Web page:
The Ordnance Survey and Land Registry have announced their GeoVation Challenge winners.

Last September, Ordnance Survey and Land Registry launched the challenge to find ways to make “housing in Britain better”. As a result, 43 ideas were submitted, and nine were selected to pitch for funding.

Ordnance Survey launched the challenge with the Land Registry to find ways to improve housing in the UK. Image credit: Ordnance Survey
Ordnance Survey launched the challenge with the Land Registry to find ways to improve housing in the UK. Image credit: Ordnance Survey

There were three winners, including Geo-vey from Swindon-based Dave Barter and Richard Reynolds of Nautoguide. They have been awarded £29,000 to develop a free online portal – underpinned by OS and Land Registry data – that uses crowdsourcing to generate ideas for improvements to local communities. Businesses and organisations wanting to gauge local opinion on planned or suggested infrastructure developments can also use the tool for a fee.

In addition, the MyHome Energy Planner was developed by a team from Carbon Co-op, the National Energy Foundation, the OpenEnergyMonitor and URBED. The Planner has been awarded £25,000 to create an online tool that shows households their energy usage and ways of controlling and reducing future energy demand. The team will pilot the tool and work with local authorities and their existing network to raise market awareness.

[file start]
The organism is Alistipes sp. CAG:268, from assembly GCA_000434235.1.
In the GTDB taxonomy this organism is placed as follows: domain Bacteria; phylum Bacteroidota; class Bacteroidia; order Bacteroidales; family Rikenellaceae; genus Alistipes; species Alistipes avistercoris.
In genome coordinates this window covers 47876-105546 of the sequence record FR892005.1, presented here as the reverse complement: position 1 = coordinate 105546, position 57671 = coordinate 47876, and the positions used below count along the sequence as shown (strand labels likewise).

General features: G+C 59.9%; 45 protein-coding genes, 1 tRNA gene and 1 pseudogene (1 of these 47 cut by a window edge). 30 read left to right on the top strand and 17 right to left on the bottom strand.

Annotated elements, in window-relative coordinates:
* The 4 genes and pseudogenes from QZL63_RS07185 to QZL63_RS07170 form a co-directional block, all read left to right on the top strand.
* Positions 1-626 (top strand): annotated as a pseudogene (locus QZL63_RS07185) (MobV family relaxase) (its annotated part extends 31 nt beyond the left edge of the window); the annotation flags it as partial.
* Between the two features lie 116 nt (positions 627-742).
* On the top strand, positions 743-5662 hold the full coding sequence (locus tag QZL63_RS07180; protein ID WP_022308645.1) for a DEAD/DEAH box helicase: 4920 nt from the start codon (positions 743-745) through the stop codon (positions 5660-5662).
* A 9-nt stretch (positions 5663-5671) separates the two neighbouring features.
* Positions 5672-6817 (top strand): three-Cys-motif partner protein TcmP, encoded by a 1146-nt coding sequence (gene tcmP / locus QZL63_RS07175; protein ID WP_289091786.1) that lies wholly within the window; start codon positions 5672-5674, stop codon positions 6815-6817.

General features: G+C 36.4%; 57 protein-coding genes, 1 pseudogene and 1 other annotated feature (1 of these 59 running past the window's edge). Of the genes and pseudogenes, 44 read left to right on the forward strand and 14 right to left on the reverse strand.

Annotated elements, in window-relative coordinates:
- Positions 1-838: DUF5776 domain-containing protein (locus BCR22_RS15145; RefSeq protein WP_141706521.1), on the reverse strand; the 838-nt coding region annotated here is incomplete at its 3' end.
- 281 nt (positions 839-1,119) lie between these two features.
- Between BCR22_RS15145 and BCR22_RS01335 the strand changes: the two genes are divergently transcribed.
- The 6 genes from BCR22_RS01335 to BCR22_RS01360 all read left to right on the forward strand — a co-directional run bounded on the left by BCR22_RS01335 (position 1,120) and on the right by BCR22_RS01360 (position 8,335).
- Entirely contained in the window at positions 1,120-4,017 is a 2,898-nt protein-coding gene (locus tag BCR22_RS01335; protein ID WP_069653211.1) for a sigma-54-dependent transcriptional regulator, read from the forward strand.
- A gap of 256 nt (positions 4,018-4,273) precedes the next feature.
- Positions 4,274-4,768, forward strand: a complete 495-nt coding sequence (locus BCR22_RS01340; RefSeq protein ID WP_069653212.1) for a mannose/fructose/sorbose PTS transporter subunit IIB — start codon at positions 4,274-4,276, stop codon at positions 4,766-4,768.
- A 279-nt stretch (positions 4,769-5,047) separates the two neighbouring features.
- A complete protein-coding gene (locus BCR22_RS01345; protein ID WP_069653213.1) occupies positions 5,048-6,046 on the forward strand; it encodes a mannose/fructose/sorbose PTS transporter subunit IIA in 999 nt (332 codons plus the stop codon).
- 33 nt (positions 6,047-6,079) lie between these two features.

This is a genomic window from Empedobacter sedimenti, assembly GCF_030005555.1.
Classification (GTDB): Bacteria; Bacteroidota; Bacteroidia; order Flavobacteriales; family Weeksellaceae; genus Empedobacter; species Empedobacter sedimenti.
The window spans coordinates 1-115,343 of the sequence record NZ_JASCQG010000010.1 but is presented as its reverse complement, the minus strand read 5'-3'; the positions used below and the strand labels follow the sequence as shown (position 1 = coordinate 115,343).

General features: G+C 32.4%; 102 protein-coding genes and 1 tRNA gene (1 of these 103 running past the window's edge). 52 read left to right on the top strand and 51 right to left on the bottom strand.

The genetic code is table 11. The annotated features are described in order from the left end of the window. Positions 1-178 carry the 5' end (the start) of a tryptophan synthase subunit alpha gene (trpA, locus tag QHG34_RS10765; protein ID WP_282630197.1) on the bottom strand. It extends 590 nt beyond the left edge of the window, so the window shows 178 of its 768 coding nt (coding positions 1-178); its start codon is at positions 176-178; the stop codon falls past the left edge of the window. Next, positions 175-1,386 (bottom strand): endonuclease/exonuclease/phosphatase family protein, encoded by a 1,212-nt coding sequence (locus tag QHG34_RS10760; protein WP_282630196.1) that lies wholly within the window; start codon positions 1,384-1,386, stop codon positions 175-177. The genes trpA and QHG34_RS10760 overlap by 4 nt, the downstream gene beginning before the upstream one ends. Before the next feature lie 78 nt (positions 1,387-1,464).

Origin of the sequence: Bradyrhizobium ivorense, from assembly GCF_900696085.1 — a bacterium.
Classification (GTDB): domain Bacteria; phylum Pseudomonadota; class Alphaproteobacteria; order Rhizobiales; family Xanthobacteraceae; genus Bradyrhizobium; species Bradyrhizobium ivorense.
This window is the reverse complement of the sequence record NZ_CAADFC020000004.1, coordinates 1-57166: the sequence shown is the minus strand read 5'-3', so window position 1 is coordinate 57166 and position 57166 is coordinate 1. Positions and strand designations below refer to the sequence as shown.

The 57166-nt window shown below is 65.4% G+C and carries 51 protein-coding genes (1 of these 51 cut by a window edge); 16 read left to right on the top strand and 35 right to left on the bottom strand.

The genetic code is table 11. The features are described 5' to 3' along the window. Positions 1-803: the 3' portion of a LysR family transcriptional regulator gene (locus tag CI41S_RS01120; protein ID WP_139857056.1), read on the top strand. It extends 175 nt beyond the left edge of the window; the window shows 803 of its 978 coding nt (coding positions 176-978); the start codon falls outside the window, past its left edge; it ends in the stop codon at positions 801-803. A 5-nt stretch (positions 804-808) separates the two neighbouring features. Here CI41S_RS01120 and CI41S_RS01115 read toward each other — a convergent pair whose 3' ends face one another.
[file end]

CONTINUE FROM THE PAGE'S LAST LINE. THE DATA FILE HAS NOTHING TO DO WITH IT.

And Democratising Development from Andy Reeve and Joyjit Sarjar uses OS and Land Registry data to identify small-scale sites currently disused or unmanaged, with a view to bringing these to the housing market. It has been awarded £24,000. The duo from Birmingham plan to use the WikiHouse principles of building small scale, easy to build houses on these sites, making the option of self-build more accessible.

Dave Barter of Geo-Vey said: “The Geovation process has completely reinvigorated our approach to seeding and developing ideas through to business case.

“We began with a loose idea of something that seemed worthy and feasible, but the mantra of 'problem, solution, execution' was soon firmly instilled in our brains by the GeoVation team. The funding will allow us to grow a service that will make a real difference in the community.”

Lynne Nicholson, Land Registry’s representative on the judging panel, said: “It is exciting to see people using datasets to create solutions that benefit the wider community. Ideas that help people save money, think more strategically or improve their local community are real winners in my view.

“We are proud to support these startup companies with funding and business expertise along with Ordnance Survey, helping them to turn their ideas into commercial ventures.”

A new GeoVation Challenge is being planned for a summer 2015 launch.